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Korean J Intern Med > Volume 19(1); 2004 > Article
Rhee, Kwon, Kim, Song, Yoon, Lee, and Kim: Do Acute Changes in Heart Rate by Isoproterenol Affect Aortic Stiffness in Patients with Hypertension?

Abstract

Background:

Increased aortic stiffness is a independent risk factor of cardiovascular disease in patients with hypertension. Acute changes of the heart rate (HR) have been reported not to affect the aortic stiffness in pacing. However, it is unknown whether acute changes in HR caused by sympathomimetics can affect the aortic stiffness in patients with hypertension. We investigated the effect of acute changes in HR produced by isoproterenol on the aortic stiffness in 17 hypertensive patientss (mean age: 59±9 years).

Methods :

All vasoactive drugs were discontinued at least 3 days before the study. The carotid-to-femoral pulse wave velocity (PWV) was measured by the foot-to-foot method. The pulse waves were recorded at the baseline and at every increase of HR by 5 to 10 bpm with a gradual increase of the dose of isoproterenol. The blood pressures and HR were measured simultaneously. For the analysis, HR, PWV, compliance (C), and compliance index (Ci) were converted as percent changes (Δ) from the baseline values. Percent changes of the parameters of the aortic stiffness, i.e., ΔPWV, ΔC, and ΔCi, were grouped by every 10% increase in ΔHR.

Results :

There was no significant difference among groups in ΔPWV, ΔC and ΔCi (p>0.05 for each of the group). The regression analysis showed no significant correlation of ΔHR with ΔPWV and ΔC (r=0.18, 0.13 respectively, p>0.05 for each). ΔCi had a poor correlation with ΔHR (r=0.22, p<0.05). However, only 4.6% of ΔCi could be referred to ΔHR (r2=0.046).

Conclusion :

Aortic stiffness was not affected by acute changes in HR produced by isoproterenol which suggests that it is not necessary to consider acute changes in HR when measuring aortic PWV.

INTRODUCTION

An increased aortic stiffness is a reliable factor of prognosis for all-cause and cardiovascular mortality in patients with hypertension13). The measurement of the aortic stiffness can serve as an important method of identification of hypertensive patients at an increased risk of the cardiovascular disease1, 2). The aortic stiffness can be assessed non invasively by measurement of the pulse wave velocity (PWV) a simple, reproducible, and widely used method3, 4). Measurement of PWV is also routinely/ or often used to evaluate the effect of antihypertensive drugs on the aortic stiffness.
Acute changes of blood pressure (BP) affect the measurement of PWV. The level of BP positively correlates with PWV. Therefore, the compliance index (Ci), which is BP independent index of arterial distensibility, was proposed, to evaluate the aortic stiffness5). However, the data on the influence of acute changes in the heart rate (HR) on the aortic PWV is limited. Recent studies6,7) show that an increase of HR in the atrial pacing does not alter the aortic PWV. These studies included patients without hypertension6,7) and were conducted without discontinuation of vasoactive drugs7). It has not yet been clearly elucidated whether PWVs measured at different HRs can be used in the follow-up of the aortic stiffness in hypertensive patients.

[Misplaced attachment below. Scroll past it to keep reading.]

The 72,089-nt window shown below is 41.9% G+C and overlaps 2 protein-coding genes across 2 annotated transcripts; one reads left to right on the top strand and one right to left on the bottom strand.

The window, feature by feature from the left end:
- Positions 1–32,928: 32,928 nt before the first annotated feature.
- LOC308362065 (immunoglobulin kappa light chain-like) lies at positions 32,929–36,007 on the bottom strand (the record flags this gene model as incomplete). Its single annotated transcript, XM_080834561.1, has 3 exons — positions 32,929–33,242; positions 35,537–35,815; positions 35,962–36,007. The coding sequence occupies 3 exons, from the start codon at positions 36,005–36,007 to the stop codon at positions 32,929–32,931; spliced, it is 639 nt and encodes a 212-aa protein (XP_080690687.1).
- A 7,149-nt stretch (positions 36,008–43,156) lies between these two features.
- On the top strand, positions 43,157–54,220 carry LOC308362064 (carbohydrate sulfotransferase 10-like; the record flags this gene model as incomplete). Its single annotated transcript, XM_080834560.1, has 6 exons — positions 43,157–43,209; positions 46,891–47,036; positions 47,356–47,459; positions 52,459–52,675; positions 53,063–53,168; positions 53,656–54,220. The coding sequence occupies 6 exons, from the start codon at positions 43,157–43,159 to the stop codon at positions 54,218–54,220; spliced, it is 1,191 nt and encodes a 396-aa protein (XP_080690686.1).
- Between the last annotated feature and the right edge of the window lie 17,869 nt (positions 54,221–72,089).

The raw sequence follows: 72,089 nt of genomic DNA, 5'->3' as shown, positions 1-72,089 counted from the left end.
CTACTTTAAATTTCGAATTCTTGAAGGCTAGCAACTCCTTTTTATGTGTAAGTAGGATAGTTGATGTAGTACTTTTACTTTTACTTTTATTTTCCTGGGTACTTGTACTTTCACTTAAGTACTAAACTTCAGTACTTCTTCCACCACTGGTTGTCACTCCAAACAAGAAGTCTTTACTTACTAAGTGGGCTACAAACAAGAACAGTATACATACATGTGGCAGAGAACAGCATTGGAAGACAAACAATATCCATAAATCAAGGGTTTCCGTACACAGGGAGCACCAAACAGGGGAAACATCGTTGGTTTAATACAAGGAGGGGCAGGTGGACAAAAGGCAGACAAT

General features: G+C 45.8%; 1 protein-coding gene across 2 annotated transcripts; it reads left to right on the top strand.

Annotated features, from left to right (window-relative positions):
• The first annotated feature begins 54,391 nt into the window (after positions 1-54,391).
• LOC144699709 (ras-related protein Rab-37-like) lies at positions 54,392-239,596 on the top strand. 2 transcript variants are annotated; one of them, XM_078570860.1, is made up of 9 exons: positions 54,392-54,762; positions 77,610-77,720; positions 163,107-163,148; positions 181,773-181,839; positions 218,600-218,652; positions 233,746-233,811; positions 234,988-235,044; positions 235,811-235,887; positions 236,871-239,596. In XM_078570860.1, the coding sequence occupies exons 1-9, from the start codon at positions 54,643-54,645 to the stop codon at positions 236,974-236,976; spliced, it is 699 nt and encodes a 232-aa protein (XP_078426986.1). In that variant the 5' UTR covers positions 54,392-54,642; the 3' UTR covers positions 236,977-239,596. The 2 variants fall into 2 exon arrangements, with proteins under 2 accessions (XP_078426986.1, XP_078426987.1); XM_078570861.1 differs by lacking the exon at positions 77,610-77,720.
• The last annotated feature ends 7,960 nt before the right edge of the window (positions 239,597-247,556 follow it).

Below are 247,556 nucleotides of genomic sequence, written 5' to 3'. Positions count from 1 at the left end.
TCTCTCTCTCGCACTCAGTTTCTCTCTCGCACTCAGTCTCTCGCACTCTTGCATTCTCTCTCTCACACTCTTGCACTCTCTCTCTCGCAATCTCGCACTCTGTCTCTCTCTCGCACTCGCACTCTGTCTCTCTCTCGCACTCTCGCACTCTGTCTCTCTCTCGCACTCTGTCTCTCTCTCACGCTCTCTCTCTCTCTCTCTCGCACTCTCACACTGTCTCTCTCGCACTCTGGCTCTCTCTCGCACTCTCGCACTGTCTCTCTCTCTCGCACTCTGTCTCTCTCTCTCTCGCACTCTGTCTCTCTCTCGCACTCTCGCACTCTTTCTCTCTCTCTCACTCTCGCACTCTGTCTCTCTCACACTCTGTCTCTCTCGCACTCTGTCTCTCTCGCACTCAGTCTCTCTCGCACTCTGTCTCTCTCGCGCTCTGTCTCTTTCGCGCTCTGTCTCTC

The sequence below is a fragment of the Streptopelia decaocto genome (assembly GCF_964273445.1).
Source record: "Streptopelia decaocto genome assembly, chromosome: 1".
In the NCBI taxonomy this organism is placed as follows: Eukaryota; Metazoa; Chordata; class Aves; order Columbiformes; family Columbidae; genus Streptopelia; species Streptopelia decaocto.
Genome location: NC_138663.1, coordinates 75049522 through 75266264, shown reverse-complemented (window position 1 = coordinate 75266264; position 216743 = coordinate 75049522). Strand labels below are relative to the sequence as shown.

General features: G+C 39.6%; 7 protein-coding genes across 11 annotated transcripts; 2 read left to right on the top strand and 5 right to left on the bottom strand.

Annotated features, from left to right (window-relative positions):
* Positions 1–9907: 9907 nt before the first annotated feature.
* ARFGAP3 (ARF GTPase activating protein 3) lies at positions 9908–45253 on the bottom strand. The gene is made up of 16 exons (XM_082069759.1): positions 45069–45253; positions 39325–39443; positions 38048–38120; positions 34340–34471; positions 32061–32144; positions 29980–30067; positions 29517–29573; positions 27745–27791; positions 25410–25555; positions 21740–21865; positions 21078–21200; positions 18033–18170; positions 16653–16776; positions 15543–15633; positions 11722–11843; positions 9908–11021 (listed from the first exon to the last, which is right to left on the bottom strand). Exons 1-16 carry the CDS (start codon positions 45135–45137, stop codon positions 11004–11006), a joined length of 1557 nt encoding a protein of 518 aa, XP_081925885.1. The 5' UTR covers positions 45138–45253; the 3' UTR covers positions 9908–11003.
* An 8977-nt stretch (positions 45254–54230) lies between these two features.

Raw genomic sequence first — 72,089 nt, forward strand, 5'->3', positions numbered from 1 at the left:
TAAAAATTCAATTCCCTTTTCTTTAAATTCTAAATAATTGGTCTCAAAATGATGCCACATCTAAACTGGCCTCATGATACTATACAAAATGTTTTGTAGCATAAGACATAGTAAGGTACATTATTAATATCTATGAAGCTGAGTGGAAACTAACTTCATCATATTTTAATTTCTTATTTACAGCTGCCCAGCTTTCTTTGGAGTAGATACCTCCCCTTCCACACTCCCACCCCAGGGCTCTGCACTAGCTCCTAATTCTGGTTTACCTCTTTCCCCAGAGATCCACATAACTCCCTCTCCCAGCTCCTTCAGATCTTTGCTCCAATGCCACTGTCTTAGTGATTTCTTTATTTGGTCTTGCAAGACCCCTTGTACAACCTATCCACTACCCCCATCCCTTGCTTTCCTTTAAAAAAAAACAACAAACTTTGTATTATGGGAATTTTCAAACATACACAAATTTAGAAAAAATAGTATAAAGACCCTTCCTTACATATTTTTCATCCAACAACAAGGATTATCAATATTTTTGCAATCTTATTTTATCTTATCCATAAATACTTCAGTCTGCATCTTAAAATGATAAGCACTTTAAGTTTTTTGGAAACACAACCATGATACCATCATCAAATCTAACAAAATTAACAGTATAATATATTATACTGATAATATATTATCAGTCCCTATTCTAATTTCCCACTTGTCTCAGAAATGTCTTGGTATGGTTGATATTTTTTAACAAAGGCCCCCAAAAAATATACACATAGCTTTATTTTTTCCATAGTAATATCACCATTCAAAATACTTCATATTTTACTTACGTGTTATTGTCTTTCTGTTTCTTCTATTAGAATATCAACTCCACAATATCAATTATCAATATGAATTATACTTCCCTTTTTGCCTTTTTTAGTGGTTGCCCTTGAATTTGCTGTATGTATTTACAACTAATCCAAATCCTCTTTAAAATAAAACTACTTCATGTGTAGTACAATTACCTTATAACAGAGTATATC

Therefore, we evaluated the influence of acute changes in HR effected by isoproterenol on the aortic stiffness, as assessed by PWV measurements, in hypertensive patients.

MATERIALS AND METHODS

1. Subjects

This study included patients with essential hypertension, in whom the diagnostic coronary angiography was planned for evaluation of the chest pain. The exclusion criteria were: cardiac arrhythmia, unstable angina, myocardial infarction, valvular heart disease, cerebrovascular disease, congestive heart failure, and carotid arterial disease. Subjects with HR above 80 bpm at rest or increased by 15% or more at the baseline, i.e., just before the measurement of PWV, compared with that at rest, were also excluded from the study.

2. Study design

Vasoactive drugs, except aspirin, were discontinued at least 3 days before the coronary angiography. All patients were given 5 mg of oral diazepam before the coronary angiography. Informed consent was obtained from all the patients before the procedure.
PWV was measured after the coronary angiography. After recording of the pulse waves, HR and BP at the baseline, isoproterenol was infused intravenously at the starting dose of 2 mg/min. The dose of isoproterenol was increased by 2 mg/min at every 5 minutes intervals. During the whole procedure, HR and BP were continuously monitored. The pulse waves were recorded at every 5 to 10 bpm increase in HR. Recording of the pulse waves was stopped when HR increased by more than 60% in respect of the baseline HR. HR and BP were measured simultaneously with the pulse wave recording. HR was determined from the 3-lead orthogonal ECG. BP was measured by the fluid-filled manometer system through the sidearm of the 6F arterial sheath of the right femoral artery.

3. Measurement of aortic PWV

The aortic pulse waves were recorded simultaneously with TY-307 Fukuda pressure sensitive transducers (Fukuda, Tokyo, Japan) at two sites: the left common carotid artery at the base of the neck and the left femoral artery at the groin level. The pulse waves were recorded at a high speed (200 mm/sec) in the paper chart recorder (MCS 5500, Fukuda, Tokyo, Japan).